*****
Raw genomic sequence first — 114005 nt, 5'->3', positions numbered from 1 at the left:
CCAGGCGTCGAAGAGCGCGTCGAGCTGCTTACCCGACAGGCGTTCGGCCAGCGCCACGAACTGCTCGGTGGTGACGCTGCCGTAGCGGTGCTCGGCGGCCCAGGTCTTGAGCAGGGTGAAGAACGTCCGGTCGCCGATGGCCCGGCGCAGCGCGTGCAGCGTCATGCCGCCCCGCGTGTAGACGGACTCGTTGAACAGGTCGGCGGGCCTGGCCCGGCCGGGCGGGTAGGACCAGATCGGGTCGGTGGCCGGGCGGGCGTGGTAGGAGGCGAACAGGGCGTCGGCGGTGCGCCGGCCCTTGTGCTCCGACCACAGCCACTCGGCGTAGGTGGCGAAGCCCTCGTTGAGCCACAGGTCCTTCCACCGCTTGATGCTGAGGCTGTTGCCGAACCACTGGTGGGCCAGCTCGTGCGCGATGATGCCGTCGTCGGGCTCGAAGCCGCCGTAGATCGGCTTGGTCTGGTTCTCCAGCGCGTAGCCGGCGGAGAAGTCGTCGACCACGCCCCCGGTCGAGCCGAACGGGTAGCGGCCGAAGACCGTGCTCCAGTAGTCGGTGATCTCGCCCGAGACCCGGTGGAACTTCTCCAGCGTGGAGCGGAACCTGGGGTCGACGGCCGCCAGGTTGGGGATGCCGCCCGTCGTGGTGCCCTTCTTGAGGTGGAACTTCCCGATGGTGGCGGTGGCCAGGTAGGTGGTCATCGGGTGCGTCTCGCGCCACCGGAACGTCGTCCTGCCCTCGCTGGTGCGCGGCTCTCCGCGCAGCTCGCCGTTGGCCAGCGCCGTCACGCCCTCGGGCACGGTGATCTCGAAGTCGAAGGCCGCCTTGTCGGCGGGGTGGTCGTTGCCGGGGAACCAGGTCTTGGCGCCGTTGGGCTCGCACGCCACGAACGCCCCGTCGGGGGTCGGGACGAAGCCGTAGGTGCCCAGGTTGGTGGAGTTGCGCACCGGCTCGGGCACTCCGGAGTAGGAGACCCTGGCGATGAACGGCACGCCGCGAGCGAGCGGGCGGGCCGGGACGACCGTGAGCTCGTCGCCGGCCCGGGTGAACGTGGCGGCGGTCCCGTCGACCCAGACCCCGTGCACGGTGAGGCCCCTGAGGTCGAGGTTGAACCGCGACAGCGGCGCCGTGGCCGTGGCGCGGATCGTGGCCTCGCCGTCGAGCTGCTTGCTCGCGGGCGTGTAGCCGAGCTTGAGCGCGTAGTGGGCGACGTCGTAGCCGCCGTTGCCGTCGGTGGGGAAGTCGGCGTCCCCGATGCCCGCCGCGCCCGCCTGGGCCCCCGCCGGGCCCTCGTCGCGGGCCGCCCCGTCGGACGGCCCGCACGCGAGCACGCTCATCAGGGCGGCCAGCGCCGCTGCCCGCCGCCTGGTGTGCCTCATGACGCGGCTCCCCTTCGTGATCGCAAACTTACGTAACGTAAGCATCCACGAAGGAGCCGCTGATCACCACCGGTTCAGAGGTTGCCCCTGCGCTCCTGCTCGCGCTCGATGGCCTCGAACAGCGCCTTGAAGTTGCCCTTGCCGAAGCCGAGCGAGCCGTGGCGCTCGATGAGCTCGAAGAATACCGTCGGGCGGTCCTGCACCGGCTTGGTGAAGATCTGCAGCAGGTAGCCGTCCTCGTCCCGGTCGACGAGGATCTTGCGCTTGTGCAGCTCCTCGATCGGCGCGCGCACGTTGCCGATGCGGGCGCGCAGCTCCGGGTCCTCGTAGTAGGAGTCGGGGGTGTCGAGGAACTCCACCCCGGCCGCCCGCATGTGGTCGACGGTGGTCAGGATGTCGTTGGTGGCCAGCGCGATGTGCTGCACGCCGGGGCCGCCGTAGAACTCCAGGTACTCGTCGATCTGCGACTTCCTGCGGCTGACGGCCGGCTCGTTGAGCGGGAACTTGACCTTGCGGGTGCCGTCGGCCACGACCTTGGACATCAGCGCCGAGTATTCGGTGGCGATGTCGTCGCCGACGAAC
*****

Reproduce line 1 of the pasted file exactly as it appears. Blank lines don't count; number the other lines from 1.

Raw genomic sequence first — 114005 nt, 5'->3', positions numbered from 1 at the left: